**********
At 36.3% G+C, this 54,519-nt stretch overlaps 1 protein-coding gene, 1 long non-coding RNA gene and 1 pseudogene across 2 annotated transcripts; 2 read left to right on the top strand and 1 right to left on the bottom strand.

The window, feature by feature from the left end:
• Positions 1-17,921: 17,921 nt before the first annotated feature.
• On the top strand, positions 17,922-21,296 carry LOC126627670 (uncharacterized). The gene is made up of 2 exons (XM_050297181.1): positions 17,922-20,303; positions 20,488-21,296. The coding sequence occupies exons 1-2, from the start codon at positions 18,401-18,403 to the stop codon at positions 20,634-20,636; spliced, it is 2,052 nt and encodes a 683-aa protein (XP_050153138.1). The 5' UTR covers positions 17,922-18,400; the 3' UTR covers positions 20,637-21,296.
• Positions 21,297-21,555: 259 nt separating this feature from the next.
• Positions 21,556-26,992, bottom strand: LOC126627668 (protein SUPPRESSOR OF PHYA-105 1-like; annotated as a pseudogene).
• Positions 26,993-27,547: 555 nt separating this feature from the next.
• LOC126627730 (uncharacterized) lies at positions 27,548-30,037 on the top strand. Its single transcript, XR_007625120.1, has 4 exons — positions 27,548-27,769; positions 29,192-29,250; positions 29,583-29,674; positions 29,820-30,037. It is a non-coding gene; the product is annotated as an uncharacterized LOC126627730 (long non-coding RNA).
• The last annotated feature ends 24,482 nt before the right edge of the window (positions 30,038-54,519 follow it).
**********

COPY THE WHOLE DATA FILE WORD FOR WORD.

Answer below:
At 36.3% G+C, this 54,519-nt stretch overlaps 1 protein-coding gene, 1 long non-coding RNA gene and 1 pseudogene across 2 annotated transcripts; 2 read left to right on the top strand and 1 right to left on the bottom strand.

The window, feature by feature from the left end:
• Positions 1-17,921: 17,921 nt before the first annotated feature.
• On the top strand, positions 17,922-21,296 carry LOC126627670 (uncharacterized). The gene is made up of 2 exons (XM_050297181.1): positions 17,922-20,303; positions 20,488-21,296. The coding sequence occupies exons 1-2, from the start codon at positions 18,401-18,403 to the stop codon at positions 20,634-20,636; spliced, it is 2,052 nt and encodes a 683-aa protein (XP_050153138.1). The 5' UTR covers positions 17,922-18,400; the 3' UTR covers positions 20,637-21,296.
• Positions 21,297-21,555: 259 nt separating this feature from the next.
• Positions 21,556-26,992, bottom strand: LOC126627668 (protein SUPPRESSOR OF PHYA-105 1-like; annotated as a pseudogene).
• Positions 26,993-27,547: 555 nt separating this feature from the next.
• LOC126627730 (uncharacterized) lies at positions 27,548-30,037 on the top strand. Its single transcript, XR_007625120.1, has 4 exons — positions 27,548-27,769; positions 29,192-29,250; positions 29,583-29,674; positions 29,820-30,037. It is a non-coding gene; the product is annotated as an uncharacterized LOC126627730 (long non-coding RNA).
• The last annotated feature ends 24,482 nt before the right edge of the window (positions 30,038-54,519 follow it).